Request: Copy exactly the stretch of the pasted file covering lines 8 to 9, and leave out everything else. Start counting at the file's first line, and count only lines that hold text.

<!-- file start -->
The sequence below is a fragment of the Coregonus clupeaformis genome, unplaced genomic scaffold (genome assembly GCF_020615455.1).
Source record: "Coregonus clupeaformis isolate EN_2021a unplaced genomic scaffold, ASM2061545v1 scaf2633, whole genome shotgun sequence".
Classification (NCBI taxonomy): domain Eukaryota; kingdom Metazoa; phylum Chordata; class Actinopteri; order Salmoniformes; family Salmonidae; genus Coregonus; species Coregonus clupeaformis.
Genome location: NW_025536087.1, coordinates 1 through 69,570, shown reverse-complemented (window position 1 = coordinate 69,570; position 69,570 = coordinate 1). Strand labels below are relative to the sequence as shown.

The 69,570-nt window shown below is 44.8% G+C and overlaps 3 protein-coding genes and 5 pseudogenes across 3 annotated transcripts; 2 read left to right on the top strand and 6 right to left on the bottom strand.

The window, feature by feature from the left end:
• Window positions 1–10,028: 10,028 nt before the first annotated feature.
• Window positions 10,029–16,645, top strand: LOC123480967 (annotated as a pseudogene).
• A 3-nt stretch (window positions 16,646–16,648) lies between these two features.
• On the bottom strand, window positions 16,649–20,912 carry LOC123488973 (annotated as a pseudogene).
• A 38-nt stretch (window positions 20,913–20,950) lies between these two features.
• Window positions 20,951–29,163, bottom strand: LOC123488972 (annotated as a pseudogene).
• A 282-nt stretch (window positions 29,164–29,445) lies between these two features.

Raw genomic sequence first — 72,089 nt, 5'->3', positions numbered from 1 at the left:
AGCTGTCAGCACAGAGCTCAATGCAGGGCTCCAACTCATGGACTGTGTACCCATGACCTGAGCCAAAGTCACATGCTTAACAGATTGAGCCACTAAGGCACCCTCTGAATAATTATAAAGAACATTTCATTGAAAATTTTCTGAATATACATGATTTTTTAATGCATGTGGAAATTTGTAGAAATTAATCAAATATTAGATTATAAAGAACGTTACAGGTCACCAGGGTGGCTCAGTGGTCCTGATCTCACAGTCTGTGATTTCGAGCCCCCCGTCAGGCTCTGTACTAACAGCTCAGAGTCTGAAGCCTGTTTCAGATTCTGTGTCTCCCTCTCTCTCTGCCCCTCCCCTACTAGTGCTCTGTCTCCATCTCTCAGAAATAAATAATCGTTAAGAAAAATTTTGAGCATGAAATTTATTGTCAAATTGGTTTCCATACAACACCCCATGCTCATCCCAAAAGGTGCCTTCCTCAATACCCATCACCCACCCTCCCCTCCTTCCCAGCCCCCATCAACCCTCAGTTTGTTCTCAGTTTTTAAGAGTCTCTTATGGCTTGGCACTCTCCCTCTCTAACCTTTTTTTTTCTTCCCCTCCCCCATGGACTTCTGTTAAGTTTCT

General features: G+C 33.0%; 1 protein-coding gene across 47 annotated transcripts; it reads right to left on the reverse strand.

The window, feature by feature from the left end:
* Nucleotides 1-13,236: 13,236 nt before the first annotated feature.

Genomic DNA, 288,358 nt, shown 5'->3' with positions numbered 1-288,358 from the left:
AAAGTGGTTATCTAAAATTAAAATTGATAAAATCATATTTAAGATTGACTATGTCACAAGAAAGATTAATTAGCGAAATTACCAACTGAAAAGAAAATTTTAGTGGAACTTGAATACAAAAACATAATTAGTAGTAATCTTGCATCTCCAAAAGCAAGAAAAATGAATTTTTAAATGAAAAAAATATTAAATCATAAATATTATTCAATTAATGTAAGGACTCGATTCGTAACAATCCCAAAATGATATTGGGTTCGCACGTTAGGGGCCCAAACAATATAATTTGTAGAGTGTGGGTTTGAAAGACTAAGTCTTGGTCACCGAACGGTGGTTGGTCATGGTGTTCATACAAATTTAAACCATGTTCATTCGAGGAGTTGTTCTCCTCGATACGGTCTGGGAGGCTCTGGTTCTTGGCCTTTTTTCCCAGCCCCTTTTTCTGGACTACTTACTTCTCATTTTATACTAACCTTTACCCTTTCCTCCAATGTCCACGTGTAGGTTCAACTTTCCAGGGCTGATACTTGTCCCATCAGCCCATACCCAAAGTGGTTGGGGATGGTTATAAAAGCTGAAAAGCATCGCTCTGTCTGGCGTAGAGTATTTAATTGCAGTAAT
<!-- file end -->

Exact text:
• Window positions 10,029–16,645, top strand: LOC123480967 (annotated as a pseudogene).
• A 3-nt stretch (window positions 16,646–16,648) lies between these two features.